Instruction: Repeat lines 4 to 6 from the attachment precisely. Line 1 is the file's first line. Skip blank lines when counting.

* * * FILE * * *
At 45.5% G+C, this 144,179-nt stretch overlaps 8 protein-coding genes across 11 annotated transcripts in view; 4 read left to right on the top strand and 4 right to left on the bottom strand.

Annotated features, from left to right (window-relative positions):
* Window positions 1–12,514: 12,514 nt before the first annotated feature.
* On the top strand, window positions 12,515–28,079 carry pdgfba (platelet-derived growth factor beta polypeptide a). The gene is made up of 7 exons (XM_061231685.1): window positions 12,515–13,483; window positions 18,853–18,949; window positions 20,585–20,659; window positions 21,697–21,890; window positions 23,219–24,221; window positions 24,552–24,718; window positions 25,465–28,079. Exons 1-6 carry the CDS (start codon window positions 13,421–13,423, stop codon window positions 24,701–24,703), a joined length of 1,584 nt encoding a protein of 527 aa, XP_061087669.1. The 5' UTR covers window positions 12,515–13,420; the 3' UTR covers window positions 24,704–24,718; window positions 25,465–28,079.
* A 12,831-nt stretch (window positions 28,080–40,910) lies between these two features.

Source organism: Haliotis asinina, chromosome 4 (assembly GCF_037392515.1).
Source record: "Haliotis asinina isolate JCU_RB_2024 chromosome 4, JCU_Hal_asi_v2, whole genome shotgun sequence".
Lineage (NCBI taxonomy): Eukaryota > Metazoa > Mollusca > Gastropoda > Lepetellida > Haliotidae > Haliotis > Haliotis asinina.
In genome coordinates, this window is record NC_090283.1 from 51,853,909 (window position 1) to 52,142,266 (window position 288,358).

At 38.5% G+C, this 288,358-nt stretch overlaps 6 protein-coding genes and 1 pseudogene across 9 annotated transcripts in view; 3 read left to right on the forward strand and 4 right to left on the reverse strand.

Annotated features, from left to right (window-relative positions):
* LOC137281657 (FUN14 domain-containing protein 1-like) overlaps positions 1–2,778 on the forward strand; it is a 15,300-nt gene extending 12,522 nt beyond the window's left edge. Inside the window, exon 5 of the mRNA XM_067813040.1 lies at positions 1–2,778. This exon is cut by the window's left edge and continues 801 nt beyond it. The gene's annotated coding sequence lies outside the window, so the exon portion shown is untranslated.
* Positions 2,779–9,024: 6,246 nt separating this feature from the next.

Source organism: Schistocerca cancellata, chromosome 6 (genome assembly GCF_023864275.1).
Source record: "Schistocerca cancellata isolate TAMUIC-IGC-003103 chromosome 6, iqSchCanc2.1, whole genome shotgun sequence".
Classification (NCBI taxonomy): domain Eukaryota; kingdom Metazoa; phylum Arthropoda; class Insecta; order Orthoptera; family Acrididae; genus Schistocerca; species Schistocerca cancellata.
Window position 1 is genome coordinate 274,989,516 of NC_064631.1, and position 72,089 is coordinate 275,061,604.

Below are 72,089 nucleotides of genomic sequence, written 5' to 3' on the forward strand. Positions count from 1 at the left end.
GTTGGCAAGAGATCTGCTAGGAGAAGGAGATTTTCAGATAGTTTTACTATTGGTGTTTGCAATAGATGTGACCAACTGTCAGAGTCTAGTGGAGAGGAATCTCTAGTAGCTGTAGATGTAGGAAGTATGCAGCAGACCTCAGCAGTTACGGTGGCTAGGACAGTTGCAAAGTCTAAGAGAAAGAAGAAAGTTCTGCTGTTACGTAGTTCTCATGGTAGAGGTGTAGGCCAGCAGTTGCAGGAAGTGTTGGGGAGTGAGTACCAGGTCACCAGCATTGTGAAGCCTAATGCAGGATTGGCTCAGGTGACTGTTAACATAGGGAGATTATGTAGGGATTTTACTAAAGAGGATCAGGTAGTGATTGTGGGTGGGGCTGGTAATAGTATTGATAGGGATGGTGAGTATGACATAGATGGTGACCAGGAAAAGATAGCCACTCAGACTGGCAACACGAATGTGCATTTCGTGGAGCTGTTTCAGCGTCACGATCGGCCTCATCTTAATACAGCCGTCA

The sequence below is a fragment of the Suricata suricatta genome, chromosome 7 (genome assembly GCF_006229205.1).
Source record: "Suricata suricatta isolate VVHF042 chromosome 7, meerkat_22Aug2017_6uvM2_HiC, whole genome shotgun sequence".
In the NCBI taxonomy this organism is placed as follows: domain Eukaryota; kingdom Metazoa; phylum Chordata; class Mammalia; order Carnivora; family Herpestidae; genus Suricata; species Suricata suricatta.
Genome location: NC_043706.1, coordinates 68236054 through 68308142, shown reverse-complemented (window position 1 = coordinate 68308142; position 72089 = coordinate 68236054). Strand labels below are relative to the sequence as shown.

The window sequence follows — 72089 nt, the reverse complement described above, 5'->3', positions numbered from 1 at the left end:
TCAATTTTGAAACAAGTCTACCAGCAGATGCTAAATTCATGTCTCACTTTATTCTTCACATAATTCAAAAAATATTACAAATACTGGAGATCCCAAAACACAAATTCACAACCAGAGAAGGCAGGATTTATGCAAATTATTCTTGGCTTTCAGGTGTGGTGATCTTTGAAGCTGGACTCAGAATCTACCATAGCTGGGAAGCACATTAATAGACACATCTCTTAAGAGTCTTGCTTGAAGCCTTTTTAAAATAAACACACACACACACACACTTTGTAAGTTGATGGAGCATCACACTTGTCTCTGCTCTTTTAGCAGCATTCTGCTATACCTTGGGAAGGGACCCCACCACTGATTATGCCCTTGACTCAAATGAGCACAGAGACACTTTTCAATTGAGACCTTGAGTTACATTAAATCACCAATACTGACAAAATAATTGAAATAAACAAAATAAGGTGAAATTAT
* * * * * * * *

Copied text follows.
* On the top strand, window positions 12,515–28,079 carry pdgfba (platelet-derived growth factor beta polypeptide a). The gene is made up of 7 exons (XM_061231685.1): window positions 12,515–13,483; window positions 18,853–18,949; window positions 20,585–20,659; window positions 21,697–21,890; window positions 23,219–24,221; window positions 24,552–24,718; window positions 25,465–28,079. Exons 1-6 carry the CDS (start codon window positions 13,421–13,423, stop codon window positions 24,701–24,703), a joined length of 1,584 nt encoding a protein of 527 aa, XP_061087669.1. The 5' UTR covers window positions 12,515–13,420; the 3' UTR covers window positions 24,704–24,718; window positions 25,465–28,079.
* A 12,831-nt stretch (window positions 28,080–40,910) lies between these two features.

Source organism: Haliotis asinina, chromosome 4 (assembly GCF_037392515.1).